United had been pursuing a deal with Continental, but Continental bowed out Sunday and United has turned its focus back to US Airways.
But, "I don't think it makes the same sort of sense as with Continental," industry consultant Robert Mann Jr. told Crain's Business Journal.
"You don't get the robust international network on the Atlantic or in Latin America as you would with Continental," he said.
With less extensions to its service routes and more overlap, a United-US Airways merger would lead to more job cuts, compared with a deal with Continental, analysts said.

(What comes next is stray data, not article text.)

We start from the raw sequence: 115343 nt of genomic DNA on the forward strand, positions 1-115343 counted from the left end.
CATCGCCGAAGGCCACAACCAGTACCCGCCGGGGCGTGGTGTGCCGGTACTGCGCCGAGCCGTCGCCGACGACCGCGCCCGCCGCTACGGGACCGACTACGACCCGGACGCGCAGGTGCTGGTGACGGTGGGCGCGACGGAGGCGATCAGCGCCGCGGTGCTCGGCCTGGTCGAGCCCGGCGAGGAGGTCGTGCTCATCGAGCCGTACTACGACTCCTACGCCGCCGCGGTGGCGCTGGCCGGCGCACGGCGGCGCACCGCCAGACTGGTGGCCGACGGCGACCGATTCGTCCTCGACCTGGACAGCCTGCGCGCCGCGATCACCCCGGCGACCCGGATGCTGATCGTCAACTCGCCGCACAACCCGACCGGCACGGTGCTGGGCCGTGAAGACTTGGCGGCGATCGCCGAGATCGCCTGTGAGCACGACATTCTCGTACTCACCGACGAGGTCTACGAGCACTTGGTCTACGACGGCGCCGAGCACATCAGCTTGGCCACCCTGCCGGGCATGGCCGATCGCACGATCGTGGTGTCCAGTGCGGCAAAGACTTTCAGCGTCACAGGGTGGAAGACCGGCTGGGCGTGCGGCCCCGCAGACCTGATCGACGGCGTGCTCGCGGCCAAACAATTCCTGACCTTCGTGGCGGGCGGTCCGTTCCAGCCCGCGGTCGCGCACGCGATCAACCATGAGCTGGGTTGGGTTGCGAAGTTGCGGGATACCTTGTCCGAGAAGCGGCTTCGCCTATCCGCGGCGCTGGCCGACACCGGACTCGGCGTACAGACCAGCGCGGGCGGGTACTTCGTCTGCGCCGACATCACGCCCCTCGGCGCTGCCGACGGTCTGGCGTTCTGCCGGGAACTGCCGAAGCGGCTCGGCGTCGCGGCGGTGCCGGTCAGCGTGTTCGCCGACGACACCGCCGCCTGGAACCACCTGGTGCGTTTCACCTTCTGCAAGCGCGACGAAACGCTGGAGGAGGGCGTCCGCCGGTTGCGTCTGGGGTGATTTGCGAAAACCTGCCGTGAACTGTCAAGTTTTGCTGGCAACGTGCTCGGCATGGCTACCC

Considering a possible United-US Airways merger, J.P. Morgan Securities Inc. analyst Jamie Baker wrote the idea had "considerable merit," Crain's reported.
The merger would be "materially less complex," than a deal with Continental, Baker wrote.
US Air Chief Executive Officer Doug Parker has said he was willing to consider a merger.
"Our industry is far too fragmented and consolidation, if done properly, could result in a much healthier industry," he wrote in an April 16 letter to employees.